Products Used To Clean Up Gulf Oil Spill May Have Made Things Worse, Study Finds

In the wake of the 2010 BP oil spill, cleanup crews dumped some 1.8 million gallons of chemical dispersants into the Gulf of Mexico.

The substances were supposed to assist natural oil-eating bacteria in cleaning up the largest marine oil spill in history by breaking the oil into droplets the microbes could more easily consume.

But the approach backfired, suggests a study published this month in the Proceedings of the National Academy of Sciences.

“The dispersants did a great job in that they got the oil off the surface,” University of Georgia marine scientist Samantha Joye, a co-author of the study, told the Associated Press. “What you see is the dispersants didn’t ramp up biodegradation.”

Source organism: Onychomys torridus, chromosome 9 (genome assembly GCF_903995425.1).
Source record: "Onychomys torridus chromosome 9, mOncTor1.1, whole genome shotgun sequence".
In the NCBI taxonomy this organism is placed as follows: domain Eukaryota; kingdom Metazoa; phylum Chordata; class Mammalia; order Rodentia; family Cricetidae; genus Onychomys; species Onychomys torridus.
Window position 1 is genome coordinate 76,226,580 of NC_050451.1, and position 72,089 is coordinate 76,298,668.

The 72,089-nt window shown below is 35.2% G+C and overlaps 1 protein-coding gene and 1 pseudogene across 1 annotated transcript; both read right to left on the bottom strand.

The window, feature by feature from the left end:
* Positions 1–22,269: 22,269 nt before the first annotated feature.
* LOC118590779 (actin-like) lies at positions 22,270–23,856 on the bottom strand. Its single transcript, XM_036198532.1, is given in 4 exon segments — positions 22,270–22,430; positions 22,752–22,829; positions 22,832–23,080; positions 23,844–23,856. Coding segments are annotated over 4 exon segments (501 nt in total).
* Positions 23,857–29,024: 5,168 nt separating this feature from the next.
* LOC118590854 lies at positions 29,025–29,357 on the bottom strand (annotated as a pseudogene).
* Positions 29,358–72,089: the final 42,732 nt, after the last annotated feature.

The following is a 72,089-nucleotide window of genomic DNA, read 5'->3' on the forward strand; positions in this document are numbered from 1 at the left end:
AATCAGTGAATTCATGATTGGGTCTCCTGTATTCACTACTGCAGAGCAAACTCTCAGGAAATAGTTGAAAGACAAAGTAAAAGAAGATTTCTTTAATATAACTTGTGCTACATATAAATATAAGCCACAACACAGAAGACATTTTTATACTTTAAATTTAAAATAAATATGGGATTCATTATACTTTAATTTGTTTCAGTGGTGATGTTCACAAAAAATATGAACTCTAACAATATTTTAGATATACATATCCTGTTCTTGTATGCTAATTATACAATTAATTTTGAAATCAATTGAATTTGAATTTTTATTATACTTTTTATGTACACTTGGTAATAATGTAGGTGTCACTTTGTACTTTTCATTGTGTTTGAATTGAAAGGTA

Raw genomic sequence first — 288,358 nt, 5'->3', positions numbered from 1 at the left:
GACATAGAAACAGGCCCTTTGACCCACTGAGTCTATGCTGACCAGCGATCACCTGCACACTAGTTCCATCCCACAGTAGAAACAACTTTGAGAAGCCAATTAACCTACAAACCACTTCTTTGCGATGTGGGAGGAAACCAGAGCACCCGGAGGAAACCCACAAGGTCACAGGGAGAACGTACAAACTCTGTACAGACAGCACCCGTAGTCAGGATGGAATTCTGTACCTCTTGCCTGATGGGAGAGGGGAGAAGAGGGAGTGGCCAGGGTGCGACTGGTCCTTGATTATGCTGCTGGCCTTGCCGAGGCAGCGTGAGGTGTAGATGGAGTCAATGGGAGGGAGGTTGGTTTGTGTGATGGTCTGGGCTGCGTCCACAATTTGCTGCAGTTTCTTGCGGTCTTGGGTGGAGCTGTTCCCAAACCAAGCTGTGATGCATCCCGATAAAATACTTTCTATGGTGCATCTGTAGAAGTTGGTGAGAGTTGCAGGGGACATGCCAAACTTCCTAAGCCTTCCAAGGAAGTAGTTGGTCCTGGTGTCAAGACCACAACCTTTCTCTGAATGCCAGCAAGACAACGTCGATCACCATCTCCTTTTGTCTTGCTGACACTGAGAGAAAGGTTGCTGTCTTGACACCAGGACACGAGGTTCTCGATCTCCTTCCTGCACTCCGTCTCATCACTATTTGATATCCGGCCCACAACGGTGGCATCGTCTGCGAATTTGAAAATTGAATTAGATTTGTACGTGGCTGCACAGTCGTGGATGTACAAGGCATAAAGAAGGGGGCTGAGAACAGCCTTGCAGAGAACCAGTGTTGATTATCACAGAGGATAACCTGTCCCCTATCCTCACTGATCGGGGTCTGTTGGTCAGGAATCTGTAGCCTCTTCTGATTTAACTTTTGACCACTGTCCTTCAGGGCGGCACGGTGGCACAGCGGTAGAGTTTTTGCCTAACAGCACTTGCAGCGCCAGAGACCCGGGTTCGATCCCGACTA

What’s bothersome, Joye told The Atlantic, is that 24 to 55 percent of the oil spilled from the Deepwater Horizon rig off the Louisiana coast is unaccounted for. She suspects much of it is on the seafloor.

For the study, Joye and her team simulated the Gulf’s conditions in a laboratory. They found that “dispersants can exert a negative effect on microbial hydrocarbon degradation rates.”

Oil with no dispersant actually “degraded a heckuva lot faster than the oil with dispersants,” she told the AP.

Dispersants work a lot like dish detergent, breaking up oil slicks into lots of small droplets. Gulf responders turned to these chemicals, namely Corexit — which studies have since shown can be harmful to various types of marine life — to address the roughly 200 million gallons of oil that spilled from the Deepwater Horizon rig.

The microbes the dispersants were meant to help were the “last (and only) defense” against the ongoing spill, Scientific American noted about a month after the spill.

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